The New King of Turnberry
First it was the hotel. Then it was the world-famous Ailsa. And now it is the resort’s No.2 course, formerly the Kintyre.
Since acquiring Turnberry in 2014, President Trump has not been shy of making expensive upgrades to his new purchase, and after the unconditional success of the Ailsa and hotel revamps, the Kintyre – now known as the King Robert the Bruce, by virtue of the legendary Scot being born in Turnberry Castle – is poised to follow suit after opening in July.
Martin Ebert, the architect who impressively overhauled
the Ailsa, was again handed the task of improving the KRTB, and it was a poignant project for one half of the Mackenzie & Ebert firm.
Ebert worked for Donald Steel on the Kintyre when it was created in 2000, so was revisiting land he knew very well, albeit at a very different point in his career. No longer an understudy to Steel, he is now the architect the R&A seeks advice from for most of its Open venues.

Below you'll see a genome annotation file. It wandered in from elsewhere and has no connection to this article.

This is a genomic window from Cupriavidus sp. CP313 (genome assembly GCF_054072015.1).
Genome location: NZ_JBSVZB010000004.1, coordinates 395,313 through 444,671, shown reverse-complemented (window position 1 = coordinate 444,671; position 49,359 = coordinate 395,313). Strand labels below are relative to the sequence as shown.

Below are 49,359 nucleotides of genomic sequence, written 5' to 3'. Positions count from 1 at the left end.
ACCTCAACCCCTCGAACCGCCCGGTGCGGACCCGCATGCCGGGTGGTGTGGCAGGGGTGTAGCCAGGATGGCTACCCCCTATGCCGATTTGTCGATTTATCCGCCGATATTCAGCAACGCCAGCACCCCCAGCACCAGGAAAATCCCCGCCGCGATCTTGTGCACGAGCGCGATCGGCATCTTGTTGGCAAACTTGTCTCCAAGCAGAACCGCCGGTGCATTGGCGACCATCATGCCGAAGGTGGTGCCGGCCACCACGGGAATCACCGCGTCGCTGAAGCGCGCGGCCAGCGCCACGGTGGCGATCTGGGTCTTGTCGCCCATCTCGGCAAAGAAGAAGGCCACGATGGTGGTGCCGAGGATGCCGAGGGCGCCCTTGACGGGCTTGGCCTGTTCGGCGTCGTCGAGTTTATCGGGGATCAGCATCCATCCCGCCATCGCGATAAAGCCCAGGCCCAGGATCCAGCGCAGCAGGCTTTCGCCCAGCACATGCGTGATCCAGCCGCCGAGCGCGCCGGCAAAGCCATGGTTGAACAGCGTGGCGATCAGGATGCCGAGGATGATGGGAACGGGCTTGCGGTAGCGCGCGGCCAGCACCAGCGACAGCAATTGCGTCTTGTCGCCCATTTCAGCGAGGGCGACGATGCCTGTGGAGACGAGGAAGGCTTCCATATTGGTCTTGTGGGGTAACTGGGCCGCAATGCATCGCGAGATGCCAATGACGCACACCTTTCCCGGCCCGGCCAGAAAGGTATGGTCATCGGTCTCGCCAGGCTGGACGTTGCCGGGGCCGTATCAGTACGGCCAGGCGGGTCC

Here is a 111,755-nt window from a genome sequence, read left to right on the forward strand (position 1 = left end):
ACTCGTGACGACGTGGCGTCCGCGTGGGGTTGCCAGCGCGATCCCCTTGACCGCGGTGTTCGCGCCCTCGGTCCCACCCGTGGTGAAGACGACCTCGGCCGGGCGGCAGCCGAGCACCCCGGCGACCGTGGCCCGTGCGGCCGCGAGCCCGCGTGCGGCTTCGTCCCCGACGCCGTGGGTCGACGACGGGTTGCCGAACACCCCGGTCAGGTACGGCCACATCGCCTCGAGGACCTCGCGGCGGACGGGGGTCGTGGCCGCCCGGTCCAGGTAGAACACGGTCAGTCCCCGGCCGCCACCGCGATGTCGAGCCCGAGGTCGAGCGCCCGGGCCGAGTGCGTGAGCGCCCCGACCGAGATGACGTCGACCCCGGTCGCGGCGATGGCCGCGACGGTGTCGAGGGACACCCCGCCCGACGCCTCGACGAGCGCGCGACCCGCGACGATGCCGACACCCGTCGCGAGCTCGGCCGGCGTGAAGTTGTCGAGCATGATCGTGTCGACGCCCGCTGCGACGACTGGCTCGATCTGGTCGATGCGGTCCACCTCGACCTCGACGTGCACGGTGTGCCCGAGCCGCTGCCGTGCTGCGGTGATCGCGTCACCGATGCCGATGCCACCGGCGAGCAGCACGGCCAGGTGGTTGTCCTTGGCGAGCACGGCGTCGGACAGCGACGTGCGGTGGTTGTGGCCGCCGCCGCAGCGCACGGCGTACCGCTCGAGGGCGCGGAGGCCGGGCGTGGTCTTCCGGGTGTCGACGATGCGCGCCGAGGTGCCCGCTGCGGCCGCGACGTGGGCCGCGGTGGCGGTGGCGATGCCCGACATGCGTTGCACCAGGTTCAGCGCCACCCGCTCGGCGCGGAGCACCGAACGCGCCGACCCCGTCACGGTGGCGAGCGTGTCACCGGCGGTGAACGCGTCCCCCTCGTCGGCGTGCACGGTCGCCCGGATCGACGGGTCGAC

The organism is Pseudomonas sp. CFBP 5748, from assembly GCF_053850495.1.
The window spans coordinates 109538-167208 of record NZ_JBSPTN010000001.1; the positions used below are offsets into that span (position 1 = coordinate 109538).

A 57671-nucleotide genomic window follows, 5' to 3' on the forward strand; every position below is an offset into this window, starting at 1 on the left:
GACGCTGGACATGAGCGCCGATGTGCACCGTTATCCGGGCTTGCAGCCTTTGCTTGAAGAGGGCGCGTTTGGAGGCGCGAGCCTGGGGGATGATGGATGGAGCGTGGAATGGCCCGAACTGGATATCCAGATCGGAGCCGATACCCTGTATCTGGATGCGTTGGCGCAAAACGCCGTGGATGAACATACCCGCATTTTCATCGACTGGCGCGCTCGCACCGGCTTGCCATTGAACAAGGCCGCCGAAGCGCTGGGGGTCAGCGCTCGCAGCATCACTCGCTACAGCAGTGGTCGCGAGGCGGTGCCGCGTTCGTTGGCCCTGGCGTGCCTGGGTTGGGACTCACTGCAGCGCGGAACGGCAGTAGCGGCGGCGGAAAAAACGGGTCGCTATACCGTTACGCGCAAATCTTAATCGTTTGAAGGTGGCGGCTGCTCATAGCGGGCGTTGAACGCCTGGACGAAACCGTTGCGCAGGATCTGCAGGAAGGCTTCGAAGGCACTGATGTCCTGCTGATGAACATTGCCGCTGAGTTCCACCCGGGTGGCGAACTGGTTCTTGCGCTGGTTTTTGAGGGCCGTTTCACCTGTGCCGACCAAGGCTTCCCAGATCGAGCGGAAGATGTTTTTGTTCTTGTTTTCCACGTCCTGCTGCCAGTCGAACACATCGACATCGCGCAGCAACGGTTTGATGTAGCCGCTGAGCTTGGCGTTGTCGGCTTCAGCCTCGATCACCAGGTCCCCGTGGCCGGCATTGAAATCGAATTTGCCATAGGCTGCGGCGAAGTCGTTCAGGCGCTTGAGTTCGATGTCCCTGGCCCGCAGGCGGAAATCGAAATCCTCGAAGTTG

Ebert has modified every hole to some degree, but his key work centres around the sequencing (8th to 11th) on top of Bain’s Hill – which offer views arguably as good as any on the site – and the par 5s.
Of the three-shot holes, the 1st has a split fairway with the second shot divided by central bunkers, the 8th and 11th are brand new with lighthouse and coastal backdrops, and the 18th is now extremely well protected.
The highlight, however, might well be the 9th, a dramatic affair played across a rocky chasm and a sandy waste area, while the 10th is a new par 3 heading inland.